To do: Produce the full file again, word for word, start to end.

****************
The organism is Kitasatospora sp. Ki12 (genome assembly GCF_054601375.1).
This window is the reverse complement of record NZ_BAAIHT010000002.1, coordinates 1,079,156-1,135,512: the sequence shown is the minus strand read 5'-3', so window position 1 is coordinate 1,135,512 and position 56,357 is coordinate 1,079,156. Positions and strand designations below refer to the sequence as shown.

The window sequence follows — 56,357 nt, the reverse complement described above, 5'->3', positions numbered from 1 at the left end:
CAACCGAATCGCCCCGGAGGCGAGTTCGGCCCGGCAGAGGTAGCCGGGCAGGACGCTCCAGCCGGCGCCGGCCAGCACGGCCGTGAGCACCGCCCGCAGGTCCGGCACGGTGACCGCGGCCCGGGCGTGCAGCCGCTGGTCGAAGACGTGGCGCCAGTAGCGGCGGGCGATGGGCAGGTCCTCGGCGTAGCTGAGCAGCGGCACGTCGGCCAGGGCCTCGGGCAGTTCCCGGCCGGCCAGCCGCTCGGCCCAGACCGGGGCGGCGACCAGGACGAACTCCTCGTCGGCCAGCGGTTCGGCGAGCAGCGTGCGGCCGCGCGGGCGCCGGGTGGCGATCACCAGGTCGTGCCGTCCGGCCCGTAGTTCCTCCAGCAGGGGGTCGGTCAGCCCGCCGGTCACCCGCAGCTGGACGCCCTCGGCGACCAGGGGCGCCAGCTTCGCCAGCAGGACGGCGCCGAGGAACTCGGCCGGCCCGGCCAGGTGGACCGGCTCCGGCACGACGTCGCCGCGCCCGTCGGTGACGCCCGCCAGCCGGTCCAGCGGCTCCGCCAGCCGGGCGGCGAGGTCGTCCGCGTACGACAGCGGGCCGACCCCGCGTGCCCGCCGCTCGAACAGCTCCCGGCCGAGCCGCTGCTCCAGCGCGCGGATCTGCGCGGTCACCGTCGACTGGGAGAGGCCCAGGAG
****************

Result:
The organism is Kitasatospora sp. Ki12 (genome assembly GCF_054601375.1).
This window is the reverse complement of record NZ_BAAIHT010000002.1, coordinates 1,079,156-1,135,512: the sequence shown is the minus strand read 5'-3', so window position 1 is coordinate 1,135,512 and position 56,357 is coordinate 1,079,156. Positions and strand designations below refer to the sequence as shown.

The window sequence follows — 56,357 nt, the reverse complement described above, 5'->3', positions numbered from 1 at the left end:
CAACCGAATCGCCCCGGAGGCGAGTTCGGCCCGGCAGAGGTAGCCGGGCAGGACGCTCCAGCCGGCGCCGGCCAGCACGGCCGTGAGCACCGCCCGCAGGTCCGGCACGGTGACCGCGGCCCGGGCGTGCAGCCGCTGGTCGAAGACGTGGCGCCAGTAGCGGCGGGCGATGGGCAGGTCCTCGGCGTAGCTGAGCAGCGGCACGTCGGCCAGGGCCTCGGGCAGTTCCCGGCCGGCCAGCCGCTCGGCCCAGACCGGGGCGGCGACCAGGACGAACTCCTCGTCGGCCAGCGGTTCGGCGAGCAGCGTGCGGCCGCGCGGGCGCCGGGTGGCGATCACCAGGTCGTGCCGTCCGGCCCGTAGTTCCTCCAGCAGGGGGTCGGTCAGCCCGCCGGTCACCCGCAGCTGGACGCCCTCGGCGACCAGGGGCGCCAGCTTCGCCAGCAGGACGGCGCCGAGGAACTCGGCCGGCCCGGCCAGGTGGACCGGCTCCGGCACGACGTCGCCGCGCCCGTCGGTGACGCCCGCCAGCCGGTCCAGCGGCTCCGCCAGCCGGGCGGCGAGGTCGTCCGCGTACGACAGCGGGCCGACCCCGCGTGCCCGCCGCTCGAACAGCTCCCGGCCGAGCCGCTGCTCCAGCGCGCGGATCTGCGCGGTCACCGTCGACTGGGAGAGGCCCAGGAG